The Sequence. Our bodies are expert problem solvers, running around with a clipboard, making sure everything's working in the most efficient and productive manner possible: moving blood where it's needed most; breaking down food; healing broken bones and torn skin; sprouting hair and toenails; taking down disease; unleashing a flood of tears and obscenities when you accidentally drop your phone in the toilet. Habits are the body's way of lightening the load on our brains, of putting problem-solving on autopilot in order to free up room to take in more information and perform more tasks. Habits work in a sequence of sorts that starts with the trigger (getting in the car), which signals a need (I don't want to die), which then leads to a habit or response (putting on a seat belt), which then leads to the reward (I feel snuggly and safe). Here are some more examples:
Trigger: Your dog walks into the room.
Need: To physically experience his insane cuteness.
Response/habit: Smothering, kissing, acting like a moron.
Reward: You feel happy.
Trigger: You're driving home from work.
Need: To live a longer, healthier life.
Response/habit: Stop at the gym and work out for forty-five minutes.
Reward: You feel invigorated and have a sense of accomplishment.
Trigger: Your divorce lawyer calls.
Need: To not throw a plate at the wall.
Response/habit: Pace around in circles and twirl your hair around your finger.
Reward: You feel calmer.
These are all examples of how triggers set your habits into motion, but triggers can also be used to help you quit bad habits, and I'll show you how to do that later in the book.
Repetition. Think of your brain as a jungle full of images and ideas and feelings all growing and twisting and tangling around one another as you gather more and more information throughout your life. Now imagine that all of your thought patterns and knee-jerk reactions and beliefs about the way things are have cut well-worn paths through this jungle in your mind, paths that you walk down every day, doop de do, without even needing to look where you're going. When you decide to make a change-Hey, I'm no longer gonna be a lazy, out-of-shape person who secretly litters, I'm gonna step it up and get me some different habits-repetition is the tool you'll use to hack through the vines, wrestle fallen trees out of your way, and forge a new path through the jungle of your mind.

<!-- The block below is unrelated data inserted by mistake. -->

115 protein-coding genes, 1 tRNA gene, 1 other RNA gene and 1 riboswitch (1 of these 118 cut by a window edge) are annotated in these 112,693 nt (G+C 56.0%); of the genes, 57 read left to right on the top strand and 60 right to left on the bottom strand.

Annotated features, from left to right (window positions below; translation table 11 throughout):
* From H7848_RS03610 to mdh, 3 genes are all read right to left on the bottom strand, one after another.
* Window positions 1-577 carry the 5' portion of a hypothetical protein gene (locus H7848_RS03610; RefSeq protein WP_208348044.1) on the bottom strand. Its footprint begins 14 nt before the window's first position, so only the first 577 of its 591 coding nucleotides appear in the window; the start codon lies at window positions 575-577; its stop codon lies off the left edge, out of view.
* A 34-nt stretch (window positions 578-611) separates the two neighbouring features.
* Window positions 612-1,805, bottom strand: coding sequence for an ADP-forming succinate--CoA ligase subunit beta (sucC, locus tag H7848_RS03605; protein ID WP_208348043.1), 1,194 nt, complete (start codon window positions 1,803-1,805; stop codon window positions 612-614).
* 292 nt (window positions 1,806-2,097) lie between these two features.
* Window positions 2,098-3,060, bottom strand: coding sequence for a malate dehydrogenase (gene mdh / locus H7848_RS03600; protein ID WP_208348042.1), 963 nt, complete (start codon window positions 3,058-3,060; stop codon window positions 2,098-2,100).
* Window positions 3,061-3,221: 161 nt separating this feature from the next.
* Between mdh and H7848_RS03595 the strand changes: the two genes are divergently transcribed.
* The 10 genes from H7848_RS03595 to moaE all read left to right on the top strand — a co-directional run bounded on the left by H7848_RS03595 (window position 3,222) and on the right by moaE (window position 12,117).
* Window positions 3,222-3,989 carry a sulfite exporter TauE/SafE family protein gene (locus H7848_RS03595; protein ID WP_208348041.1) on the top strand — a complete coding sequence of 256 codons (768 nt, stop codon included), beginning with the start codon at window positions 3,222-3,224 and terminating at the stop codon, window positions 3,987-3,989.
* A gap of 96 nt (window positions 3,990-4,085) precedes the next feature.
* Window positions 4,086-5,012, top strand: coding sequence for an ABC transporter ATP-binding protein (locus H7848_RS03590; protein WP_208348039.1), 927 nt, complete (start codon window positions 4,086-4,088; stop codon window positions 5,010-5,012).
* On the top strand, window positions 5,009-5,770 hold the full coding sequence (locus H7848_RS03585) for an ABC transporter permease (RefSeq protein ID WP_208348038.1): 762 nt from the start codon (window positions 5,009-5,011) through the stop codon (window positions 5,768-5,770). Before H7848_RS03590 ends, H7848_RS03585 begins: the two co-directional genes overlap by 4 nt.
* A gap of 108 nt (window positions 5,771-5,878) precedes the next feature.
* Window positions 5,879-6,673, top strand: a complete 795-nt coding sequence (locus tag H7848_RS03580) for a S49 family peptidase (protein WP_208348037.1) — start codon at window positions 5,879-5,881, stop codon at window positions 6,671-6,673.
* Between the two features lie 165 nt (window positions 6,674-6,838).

Repetition of your new habit will require some mental and physical effort at first, but the scales on the piano that you struggle to remember and execute become second nature after you've played them three hundred times; tying your shoes after decades of doing it takes zero thought these days; answering questions with a You betcha, tiger! unconsciously comes flying out of your mouth after making fun of Grandma for saying it your whole life. I'm so in the habit of calling my mother to check in on her when I get in my car each morning that I once dialed her up while she was sitting right next to me, in town for a visit.